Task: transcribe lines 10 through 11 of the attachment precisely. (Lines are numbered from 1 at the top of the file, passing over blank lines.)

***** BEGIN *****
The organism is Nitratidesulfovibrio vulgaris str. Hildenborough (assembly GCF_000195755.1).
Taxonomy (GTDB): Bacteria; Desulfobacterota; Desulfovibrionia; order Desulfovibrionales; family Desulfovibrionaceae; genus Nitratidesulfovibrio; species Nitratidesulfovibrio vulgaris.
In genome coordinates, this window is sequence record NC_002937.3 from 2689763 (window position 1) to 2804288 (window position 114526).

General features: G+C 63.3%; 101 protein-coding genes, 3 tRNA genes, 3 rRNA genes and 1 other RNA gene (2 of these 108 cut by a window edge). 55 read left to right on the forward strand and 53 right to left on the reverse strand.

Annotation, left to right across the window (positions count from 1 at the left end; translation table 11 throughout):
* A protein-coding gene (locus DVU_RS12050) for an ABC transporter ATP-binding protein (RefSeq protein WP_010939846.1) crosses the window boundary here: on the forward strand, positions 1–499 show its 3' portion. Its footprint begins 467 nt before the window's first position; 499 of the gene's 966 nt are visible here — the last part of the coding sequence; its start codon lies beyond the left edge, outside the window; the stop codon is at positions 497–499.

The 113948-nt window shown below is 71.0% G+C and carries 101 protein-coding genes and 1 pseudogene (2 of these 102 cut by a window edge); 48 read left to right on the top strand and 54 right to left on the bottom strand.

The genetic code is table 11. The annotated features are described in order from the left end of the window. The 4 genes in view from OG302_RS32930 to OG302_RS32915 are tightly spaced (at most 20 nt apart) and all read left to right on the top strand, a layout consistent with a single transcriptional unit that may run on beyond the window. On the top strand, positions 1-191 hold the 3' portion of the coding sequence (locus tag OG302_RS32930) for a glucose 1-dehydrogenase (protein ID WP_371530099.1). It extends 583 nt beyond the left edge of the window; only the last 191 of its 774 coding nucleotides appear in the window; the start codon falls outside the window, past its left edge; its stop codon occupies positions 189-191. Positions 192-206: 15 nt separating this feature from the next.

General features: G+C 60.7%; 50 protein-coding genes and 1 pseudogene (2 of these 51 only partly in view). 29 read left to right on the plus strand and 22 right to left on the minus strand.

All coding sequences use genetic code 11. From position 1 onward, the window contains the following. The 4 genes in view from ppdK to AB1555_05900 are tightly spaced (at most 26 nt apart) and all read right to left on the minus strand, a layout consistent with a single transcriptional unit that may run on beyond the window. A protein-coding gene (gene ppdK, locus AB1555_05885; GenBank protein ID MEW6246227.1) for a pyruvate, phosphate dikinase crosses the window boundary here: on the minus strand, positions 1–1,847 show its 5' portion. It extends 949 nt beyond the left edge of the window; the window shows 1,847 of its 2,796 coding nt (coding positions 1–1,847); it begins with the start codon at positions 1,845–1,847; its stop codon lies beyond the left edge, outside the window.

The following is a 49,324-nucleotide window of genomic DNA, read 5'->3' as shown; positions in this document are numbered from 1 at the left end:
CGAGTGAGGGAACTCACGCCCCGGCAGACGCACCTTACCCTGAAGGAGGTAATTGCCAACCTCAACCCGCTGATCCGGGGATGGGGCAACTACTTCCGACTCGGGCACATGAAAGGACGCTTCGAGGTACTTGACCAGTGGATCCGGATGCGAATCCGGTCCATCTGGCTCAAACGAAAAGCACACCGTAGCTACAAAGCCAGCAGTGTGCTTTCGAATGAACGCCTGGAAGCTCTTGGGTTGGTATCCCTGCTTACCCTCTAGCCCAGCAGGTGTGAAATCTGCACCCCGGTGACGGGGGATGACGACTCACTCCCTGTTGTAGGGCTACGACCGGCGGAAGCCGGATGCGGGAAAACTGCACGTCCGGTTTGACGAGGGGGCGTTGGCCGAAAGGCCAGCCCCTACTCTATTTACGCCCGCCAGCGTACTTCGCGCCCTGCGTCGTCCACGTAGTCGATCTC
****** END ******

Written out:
All coding sequences use genetic code 11. From position 1 onward, the window contains the following. The 4 genes in view from ppdK to AB1555_05900 are tightly spaced (at most 26 nt apart) and all read right to left on the minus strand, a layout consistent with a single transcriptional unit that may run on beyond the window. A protein-coding gene (gene ppdK, locus AB1555_05885; GenBank protein ID MEW6246227.1) for a pyruvate, phosphate dikinase crosses the window boundary here: on the minus strand, positions 1–1,847 show its 5' portion. It extends 949 nt beyond the left edge of the window; the window shows 1,847 of its 2,796 coding nt (coding positions 1–1,847); it begins with the start codon at positions 1,845–1,847; its stop codon lies beyond the left edge, outside the window.

The following is a 49,324-nucleotide window of genomic DNA, read 5'->3' as shown; positions in this document are numbered from 1 at the left end: